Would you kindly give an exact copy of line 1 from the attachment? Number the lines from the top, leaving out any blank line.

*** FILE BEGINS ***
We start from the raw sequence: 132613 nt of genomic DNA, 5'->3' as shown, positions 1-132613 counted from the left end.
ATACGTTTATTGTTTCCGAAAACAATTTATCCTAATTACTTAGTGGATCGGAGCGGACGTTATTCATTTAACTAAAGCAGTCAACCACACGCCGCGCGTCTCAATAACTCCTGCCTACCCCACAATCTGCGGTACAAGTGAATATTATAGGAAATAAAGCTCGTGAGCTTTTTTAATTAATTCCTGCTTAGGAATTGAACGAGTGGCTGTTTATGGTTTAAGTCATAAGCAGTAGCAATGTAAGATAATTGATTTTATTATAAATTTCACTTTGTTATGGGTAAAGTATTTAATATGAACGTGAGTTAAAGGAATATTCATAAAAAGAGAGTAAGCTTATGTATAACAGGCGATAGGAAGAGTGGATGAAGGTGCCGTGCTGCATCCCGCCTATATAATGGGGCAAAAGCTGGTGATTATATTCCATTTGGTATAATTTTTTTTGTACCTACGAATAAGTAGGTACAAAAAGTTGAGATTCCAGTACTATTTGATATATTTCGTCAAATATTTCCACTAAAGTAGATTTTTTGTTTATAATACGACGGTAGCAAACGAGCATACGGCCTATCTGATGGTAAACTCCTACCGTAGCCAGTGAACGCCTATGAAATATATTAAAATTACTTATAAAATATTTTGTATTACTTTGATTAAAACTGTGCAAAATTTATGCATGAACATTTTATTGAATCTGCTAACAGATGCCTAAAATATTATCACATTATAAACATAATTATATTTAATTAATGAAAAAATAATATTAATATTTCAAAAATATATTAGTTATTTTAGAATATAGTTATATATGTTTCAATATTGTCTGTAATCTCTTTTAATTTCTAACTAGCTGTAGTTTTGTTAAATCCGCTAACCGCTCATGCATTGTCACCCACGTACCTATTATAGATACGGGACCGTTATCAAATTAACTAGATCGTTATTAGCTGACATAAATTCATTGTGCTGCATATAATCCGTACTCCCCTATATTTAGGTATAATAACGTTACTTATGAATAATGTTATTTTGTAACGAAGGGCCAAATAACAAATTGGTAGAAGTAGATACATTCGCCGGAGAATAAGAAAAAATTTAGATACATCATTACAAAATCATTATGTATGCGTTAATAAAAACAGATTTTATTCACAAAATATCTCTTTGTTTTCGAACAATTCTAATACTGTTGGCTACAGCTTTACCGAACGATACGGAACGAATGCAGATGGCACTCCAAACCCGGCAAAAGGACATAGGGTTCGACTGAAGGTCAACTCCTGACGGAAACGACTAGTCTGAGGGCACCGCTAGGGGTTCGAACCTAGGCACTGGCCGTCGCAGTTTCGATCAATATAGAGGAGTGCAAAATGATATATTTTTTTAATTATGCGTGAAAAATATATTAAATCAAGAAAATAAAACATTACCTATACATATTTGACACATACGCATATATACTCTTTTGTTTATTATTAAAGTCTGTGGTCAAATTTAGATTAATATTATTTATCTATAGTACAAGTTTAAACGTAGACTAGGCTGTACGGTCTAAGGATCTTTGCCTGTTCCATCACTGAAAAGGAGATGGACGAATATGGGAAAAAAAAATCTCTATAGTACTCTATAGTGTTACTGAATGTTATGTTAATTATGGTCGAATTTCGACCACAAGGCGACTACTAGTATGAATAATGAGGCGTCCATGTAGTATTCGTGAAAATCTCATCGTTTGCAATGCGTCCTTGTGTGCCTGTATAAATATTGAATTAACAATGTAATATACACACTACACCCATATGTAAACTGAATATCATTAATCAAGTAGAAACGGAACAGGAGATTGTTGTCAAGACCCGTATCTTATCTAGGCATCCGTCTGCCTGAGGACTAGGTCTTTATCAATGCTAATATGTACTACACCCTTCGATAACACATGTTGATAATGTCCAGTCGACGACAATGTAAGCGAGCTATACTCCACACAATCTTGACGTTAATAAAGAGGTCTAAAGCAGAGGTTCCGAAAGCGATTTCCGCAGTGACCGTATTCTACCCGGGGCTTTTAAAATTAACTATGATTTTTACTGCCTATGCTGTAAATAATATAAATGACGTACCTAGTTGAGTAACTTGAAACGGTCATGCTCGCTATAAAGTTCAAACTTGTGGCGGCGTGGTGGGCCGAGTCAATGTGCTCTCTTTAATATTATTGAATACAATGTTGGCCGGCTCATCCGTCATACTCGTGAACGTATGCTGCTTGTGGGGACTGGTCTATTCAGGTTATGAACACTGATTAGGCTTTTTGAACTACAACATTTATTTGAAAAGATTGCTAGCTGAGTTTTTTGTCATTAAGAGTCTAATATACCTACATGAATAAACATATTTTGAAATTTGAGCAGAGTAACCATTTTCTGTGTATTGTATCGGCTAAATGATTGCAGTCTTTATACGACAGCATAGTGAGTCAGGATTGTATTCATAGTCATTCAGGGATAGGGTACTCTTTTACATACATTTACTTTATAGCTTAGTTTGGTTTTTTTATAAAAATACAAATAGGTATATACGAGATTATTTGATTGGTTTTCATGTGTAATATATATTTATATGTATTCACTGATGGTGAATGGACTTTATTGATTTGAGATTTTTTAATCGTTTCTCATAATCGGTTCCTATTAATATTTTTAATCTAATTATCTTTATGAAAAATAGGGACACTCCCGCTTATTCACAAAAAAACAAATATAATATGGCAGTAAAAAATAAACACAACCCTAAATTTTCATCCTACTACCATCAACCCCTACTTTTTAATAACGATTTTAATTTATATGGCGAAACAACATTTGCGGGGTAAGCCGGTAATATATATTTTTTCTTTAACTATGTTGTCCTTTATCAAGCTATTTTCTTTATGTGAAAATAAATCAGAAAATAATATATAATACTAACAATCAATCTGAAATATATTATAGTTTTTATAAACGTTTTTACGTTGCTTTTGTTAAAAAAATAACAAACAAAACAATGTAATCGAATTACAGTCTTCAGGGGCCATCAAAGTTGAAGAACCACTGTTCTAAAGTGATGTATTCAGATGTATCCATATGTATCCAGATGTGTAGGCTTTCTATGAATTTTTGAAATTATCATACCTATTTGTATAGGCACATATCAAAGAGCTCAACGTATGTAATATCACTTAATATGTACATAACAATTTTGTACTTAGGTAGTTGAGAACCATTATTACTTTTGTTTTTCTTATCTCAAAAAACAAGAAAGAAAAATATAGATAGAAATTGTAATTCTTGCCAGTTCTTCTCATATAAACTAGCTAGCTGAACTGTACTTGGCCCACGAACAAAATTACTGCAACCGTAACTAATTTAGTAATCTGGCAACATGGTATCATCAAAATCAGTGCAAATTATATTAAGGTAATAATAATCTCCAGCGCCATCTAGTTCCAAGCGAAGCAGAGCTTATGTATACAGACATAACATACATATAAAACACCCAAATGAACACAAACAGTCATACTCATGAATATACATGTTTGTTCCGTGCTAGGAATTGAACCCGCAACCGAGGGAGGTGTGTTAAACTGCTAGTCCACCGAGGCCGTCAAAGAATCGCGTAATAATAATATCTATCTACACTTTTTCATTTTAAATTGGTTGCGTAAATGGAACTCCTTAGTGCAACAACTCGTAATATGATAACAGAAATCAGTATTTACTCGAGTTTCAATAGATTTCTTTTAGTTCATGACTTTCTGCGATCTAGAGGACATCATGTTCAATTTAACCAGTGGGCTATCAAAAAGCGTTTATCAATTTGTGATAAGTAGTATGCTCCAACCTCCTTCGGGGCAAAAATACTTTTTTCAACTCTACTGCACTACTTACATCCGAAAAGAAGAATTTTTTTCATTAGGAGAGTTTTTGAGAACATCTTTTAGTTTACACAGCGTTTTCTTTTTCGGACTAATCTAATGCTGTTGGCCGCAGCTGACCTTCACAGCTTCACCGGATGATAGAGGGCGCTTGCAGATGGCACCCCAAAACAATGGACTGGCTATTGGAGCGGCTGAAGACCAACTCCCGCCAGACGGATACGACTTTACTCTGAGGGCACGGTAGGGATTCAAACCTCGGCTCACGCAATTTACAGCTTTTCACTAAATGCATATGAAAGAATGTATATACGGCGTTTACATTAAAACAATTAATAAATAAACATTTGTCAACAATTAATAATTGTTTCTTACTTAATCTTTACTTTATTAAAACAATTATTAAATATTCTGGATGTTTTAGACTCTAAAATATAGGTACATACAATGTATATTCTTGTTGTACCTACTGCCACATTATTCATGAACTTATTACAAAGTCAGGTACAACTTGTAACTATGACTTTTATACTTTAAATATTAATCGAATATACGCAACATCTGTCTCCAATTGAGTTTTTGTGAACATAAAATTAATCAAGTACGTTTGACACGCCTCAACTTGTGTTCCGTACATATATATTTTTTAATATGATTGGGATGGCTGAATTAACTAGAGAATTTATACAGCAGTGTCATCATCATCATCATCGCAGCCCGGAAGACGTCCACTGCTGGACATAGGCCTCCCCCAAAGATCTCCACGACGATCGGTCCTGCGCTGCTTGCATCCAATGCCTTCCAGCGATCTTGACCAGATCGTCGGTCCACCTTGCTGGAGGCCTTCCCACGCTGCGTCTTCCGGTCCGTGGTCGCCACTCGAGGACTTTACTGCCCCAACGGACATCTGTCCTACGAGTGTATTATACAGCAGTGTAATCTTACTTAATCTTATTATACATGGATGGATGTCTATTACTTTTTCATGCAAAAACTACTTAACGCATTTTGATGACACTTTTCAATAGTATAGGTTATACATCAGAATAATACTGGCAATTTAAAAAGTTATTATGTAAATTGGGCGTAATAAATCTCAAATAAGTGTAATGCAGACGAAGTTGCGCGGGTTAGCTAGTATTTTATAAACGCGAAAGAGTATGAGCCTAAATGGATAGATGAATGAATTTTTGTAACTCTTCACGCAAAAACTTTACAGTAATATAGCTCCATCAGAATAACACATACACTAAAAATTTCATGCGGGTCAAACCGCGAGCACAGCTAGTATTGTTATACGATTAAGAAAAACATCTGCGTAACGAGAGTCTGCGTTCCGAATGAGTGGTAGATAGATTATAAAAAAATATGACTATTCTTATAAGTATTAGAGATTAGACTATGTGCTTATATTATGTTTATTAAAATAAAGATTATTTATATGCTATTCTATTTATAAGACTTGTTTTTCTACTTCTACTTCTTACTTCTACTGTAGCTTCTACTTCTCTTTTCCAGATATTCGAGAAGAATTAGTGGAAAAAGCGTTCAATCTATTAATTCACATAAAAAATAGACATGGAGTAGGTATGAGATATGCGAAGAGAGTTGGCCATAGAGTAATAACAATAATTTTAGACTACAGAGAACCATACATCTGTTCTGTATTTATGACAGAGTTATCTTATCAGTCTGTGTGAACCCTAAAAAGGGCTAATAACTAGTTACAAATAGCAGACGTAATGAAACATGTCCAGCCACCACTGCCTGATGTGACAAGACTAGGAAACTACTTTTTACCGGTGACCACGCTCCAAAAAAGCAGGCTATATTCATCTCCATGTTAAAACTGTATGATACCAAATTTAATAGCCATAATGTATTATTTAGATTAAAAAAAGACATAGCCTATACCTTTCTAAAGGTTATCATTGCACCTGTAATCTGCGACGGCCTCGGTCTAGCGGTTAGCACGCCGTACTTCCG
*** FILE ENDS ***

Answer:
We start from the raw sequence: 132613 nt of genomic DNA, 5'->3' as shown, positions 1-132613 counted from the left end.